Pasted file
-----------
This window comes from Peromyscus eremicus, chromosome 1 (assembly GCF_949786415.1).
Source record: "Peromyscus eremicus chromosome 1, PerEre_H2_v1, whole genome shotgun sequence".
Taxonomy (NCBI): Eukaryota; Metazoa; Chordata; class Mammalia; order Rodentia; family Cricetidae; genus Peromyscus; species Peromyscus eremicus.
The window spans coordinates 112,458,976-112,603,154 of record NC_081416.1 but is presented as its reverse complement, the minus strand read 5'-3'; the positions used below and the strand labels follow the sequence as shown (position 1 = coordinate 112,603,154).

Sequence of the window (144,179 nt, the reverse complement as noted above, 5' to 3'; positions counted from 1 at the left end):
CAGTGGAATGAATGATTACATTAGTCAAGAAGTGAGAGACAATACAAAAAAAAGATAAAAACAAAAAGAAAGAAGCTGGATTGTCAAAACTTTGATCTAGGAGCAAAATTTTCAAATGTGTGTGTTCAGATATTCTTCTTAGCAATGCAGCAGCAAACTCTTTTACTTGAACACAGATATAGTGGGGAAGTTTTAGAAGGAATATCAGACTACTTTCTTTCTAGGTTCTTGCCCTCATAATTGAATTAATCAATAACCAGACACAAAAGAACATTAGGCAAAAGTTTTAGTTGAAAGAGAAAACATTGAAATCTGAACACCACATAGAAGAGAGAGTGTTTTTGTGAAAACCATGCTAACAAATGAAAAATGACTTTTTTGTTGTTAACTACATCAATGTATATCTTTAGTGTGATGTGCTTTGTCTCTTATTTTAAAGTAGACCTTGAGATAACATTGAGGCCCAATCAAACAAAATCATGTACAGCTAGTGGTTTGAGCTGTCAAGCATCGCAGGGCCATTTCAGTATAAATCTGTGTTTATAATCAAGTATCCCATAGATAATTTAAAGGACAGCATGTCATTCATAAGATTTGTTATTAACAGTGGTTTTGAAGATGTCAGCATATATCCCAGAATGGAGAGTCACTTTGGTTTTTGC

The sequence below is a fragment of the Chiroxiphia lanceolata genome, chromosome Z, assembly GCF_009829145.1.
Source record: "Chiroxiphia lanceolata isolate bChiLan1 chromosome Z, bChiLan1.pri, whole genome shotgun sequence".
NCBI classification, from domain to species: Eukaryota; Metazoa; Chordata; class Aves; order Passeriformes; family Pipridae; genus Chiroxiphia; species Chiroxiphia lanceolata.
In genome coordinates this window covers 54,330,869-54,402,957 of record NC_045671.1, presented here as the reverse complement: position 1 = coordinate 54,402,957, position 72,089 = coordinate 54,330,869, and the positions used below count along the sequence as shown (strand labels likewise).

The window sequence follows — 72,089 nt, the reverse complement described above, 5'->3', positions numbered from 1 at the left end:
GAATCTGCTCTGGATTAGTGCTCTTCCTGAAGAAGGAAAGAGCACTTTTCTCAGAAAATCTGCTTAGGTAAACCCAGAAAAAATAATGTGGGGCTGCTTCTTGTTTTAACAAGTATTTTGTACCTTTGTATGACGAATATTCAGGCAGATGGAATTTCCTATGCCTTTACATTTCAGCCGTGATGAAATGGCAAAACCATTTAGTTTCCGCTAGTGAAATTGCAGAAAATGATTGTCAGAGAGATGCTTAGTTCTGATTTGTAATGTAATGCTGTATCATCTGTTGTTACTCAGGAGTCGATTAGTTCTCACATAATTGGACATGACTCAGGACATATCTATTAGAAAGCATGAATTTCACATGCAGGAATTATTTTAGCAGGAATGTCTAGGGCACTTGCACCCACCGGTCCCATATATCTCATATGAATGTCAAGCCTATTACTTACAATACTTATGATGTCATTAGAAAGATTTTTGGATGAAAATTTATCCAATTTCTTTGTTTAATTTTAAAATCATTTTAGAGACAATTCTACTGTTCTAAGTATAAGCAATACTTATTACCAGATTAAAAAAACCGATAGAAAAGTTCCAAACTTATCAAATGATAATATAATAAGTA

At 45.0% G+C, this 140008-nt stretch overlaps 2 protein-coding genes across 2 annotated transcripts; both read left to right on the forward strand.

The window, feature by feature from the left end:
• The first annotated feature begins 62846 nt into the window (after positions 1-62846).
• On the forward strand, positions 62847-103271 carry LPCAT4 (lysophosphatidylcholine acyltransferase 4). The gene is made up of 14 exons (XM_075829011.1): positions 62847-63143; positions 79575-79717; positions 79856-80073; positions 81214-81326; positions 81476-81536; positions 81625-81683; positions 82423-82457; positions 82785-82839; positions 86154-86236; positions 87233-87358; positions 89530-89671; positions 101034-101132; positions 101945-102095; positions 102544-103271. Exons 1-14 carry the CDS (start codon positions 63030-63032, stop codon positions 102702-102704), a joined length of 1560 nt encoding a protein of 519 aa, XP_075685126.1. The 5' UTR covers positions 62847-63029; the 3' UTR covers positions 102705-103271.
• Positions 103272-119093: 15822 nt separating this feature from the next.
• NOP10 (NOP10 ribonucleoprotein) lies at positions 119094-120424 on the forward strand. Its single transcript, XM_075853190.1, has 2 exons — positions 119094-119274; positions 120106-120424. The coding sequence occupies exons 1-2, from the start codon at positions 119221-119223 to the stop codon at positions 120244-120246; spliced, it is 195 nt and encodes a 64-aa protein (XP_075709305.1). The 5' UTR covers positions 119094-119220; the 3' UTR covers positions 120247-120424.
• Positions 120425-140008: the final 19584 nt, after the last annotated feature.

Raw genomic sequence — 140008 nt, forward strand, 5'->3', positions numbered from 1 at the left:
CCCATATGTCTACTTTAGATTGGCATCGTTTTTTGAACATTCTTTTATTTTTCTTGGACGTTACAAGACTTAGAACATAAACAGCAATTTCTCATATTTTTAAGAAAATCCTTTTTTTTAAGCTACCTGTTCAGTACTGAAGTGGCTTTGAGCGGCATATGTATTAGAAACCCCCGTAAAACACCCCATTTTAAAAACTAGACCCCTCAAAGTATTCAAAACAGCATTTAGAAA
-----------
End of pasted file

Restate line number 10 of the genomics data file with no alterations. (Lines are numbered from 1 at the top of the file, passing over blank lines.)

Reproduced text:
In genome coordinates this window covers 54,330,869-54,402,957 of record NC_045671.1, presented here as the reverse complement: position 1 = coordinate 54,402,957, position 72,089 = coordinate 54,330,869, and the positions used below count along the sequence as shown (strand labels likewise).